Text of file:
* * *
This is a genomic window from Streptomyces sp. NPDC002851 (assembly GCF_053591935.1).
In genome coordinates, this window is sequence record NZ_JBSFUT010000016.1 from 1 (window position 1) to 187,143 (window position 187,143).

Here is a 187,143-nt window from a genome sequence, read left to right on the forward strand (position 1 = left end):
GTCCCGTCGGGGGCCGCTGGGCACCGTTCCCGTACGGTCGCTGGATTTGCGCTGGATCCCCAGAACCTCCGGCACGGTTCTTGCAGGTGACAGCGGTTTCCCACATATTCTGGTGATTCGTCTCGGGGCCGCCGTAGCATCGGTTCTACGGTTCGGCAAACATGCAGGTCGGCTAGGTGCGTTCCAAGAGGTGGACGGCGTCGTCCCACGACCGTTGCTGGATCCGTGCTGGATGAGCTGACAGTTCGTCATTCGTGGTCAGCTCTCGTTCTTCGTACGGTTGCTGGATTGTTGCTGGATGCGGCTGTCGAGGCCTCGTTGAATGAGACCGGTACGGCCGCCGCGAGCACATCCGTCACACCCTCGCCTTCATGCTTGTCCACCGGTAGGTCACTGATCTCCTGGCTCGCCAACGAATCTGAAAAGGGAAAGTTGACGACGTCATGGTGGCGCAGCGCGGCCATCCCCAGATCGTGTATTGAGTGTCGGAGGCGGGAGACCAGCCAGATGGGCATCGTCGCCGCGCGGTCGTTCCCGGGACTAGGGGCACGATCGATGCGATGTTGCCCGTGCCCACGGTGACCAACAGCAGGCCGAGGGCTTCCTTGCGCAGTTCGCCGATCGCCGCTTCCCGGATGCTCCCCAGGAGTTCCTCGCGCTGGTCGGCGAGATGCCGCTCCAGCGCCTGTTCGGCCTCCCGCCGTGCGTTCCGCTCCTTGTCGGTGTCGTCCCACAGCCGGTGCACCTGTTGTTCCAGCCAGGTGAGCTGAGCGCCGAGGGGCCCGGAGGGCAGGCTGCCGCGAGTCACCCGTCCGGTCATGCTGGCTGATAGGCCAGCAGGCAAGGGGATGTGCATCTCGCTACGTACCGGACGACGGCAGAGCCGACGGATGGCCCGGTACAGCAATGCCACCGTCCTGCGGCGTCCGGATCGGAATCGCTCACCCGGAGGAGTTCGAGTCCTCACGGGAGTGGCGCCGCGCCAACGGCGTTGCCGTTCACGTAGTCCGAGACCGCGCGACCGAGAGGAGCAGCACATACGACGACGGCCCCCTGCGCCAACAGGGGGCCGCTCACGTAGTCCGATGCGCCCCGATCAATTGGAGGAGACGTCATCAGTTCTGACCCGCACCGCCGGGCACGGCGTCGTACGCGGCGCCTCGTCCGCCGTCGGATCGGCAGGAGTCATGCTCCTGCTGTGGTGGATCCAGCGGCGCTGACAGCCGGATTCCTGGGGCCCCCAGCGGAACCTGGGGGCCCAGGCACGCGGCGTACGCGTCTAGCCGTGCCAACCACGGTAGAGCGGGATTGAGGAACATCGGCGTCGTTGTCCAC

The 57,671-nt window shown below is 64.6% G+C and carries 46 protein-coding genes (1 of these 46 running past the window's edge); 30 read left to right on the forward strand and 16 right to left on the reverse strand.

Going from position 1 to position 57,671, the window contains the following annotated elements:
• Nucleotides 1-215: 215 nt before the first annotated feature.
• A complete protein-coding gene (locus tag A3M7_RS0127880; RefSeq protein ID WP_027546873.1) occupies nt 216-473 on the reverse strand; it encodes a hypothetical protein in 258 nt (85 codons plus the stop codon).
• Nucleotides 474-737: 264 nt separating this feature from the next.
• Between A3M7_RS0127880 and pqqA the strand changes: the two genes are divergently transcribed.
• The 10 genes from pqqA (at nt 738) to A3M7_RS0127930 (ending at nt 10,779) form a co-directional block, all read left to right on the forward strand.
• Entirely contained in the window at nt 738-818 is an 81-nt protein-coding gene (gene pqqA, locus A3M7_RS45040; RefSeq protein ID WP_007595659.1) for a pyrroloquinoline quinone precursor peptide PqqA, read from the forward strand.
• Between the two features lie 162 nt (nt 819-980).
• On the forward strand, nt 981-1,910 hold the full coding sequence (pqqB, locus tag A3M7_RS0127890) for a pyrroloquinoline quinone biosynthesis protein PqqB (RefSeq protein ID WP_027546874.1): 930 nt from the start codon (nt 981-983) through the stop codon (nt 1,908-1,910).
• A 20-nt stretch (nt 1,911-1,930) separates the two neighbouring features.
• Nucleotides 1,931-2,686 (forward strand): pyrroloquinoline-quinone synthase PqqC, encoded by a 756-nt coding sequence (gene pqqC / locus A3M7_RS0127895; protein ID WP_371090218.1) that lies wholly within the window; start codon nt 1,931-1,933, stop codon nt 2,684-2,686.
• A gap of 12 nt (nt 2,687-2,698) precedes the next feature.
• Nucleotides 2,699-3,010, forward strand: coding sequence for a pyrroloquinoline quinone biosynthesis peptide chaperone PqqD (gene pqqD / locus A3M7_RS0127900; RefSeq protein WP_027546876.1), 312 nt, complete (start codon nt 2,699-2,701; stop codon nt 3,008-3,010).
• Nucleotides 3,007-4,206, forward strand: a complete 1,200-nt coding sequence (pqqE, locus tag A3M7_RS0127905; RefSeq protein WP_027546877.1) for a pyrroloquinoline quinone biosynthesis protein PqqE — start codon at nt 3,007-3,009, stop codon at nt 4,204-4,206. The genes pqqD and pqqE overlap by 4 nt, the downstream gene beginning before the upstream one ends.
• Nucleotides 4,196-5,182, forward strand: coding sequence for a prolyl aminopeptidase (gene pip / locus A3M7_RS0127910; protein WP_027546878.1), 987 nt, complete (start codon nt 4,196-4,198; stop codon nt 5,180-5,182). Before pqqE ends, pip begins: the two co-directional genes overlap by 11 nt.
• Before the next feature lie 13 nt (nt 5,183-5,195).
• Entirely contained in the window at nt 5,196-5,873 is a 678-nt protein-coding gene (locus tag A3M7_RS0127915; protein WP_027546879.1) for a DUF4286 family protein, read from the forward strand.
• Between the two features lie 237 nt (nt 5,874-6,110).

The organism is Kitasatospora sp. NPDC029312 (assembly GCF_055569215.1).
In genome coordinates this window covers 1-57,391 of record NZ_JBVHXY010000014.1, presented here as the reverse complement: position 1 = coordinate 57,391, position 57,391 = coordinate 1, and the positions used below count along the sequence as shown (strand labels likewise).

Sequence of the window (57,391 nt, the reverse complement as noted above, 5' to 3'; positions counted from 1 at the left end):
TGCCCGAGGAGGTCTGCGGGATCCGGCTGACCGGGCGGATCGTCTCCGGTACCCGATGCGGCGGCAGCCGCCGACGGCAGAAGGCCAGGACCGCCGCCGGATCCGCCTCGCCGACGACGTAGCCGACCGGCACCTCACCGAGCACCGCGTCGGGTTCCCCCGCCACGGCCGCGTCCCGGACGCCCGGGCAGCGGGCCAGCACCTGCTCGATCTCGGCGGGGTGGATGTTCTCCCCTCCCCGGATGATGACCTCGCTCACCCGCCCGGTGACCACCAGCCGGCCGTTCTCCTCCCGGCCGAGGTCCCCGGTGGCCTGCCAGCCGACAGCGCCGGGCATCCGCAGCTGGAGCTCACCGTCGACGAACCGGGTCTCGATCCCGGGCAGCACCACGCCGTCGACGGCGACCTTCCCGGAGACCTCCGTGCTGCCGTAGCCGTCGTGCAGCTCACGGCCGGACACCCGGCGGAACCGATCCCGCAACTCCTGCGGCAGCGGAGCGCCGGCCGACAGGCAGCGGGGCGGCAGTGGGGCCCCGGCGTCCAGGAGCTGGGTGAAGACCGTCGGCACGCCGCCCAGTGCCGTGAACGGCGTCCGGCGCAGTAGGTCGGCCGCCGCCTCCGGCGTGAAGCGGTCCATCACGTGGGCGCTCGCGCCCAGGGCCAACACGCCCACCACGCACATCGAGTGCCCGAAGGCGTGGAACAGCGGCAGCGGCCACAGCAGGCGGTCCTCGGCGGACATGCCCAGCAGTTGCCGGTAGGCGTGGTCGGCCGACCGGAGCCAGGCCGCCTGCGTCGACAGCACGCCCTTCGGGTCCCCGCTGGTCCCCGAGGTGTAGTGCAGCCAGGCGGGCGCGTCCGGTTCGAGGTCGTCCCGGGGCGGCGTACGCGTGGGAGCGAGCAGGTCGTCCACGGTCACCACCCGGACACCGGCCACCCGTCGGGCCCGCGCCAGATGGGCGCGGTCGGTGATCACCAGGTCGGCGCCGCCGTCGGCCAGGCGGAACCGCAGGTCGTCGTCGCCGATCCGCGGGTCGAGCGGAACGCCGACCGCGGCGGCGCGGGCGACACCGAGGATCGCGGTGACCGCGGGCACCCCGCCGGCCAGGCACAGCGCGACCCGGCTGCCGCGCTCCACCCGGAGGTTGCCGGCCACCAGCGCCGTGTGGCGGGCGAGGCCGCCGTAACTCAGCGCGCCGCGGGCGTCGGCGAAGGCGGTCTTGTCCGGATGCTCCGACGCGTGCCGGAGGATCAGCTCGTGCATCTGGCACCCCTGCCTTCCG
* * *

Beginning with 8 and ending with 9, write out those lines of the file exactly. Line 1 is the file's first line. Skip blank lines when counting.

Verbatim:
• A complete protein-coding gene (locus tag A3M7_RS0127880; RefSeq protein ID WP_027546873.1) occupies nt 216-473 on the reverse strand; it encodes a hypothetical protein in 258 nt (85 codons plus the stop codon).
• Nucleotides 474-737: 264 nt separating this feature from the next.